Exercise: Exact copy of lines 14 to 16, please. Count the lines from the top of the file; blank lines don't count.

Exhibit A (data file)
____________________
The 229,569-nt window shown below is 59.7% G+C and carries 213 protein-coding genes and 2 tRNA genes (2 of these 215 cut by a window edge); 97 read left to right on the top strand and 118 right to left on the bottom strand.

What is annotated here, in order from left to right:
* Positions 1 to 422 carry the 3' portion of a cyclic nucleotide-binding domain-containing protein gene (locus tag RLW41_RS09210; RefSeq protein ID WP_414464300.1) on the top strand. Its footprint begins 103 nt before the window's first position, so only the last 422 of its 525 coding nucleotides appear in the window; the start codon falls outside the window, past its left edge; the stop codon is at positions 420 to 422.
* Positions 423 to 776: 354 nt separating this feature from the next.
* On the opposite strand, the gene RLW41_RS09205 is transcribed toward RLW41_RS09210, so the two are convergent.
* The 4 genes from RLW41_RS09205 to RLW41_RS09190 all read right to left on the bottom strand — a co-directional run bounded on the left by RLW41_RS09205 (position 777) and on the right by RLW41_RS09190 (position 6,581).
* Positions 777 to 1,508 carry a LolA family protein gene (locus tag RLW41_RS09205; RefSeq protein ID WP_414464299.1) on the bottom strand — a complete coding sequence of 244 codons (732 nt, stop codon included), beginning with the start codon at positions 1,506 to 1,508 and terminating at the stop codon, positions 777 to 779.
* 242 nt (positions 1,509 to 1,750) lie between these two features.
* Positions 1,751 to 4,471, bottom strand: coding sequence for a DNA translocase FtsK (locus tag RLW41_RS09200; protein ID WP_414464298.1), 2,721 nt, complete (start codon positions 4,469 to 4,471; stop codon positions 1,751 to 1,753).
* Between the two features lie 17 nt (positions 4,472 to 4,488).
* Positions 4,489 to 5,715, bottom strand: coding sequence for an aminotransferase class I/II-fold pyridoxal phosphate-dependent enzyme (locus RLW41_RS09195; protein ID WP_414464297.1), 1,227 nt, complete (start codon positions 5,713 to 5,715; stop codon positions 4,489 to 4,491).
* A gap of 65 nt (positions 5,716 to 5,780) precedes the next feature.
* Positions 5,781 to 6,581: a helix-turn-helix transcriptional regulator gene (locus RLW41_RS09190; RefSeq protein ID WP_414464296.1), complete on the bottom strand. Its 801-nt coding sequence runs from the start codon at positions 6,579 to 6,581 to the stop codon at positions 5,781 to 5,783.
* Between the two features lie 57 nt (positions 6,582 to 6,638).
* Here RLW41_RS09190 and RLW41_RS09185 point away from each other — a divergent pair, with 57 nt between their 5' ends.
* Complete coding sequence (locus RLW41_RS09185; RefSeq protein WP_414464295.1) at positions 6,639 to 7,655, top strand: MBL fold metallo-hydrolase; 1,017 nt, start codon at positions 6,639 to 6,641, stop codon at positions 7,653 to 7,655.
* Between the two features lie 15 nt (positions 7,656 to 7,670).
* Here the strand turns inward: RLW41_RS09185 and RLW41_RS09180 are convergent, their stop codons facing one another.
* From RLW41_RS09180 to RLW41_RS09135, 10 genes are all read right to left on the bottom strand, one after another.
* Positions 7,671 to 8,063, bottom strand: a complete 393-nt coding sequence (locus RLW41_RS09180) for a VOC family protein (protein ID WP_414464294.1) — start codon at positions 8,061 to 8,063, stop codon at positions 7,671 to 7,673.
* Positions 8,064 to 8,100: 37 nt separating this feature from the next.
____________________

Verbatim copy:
* Between the two features lie 57 nt (positions 6,582 to 6,638).
* Here RLW41_RS09190 and RLW41_RS09185 point away from each other — a divergent pair, with 57 nt between their 5' ends.
* Complete coding sequence (locus RLW41_RS09185; RefSeq protein WP_414464295.1) at positions 6,639 to 7,655, top strand: MBL fold metallo-hydrolase; 1,017 nt, start codon at positions 6,639 to 6,641, stop codon at positions 7,653 to 7,655.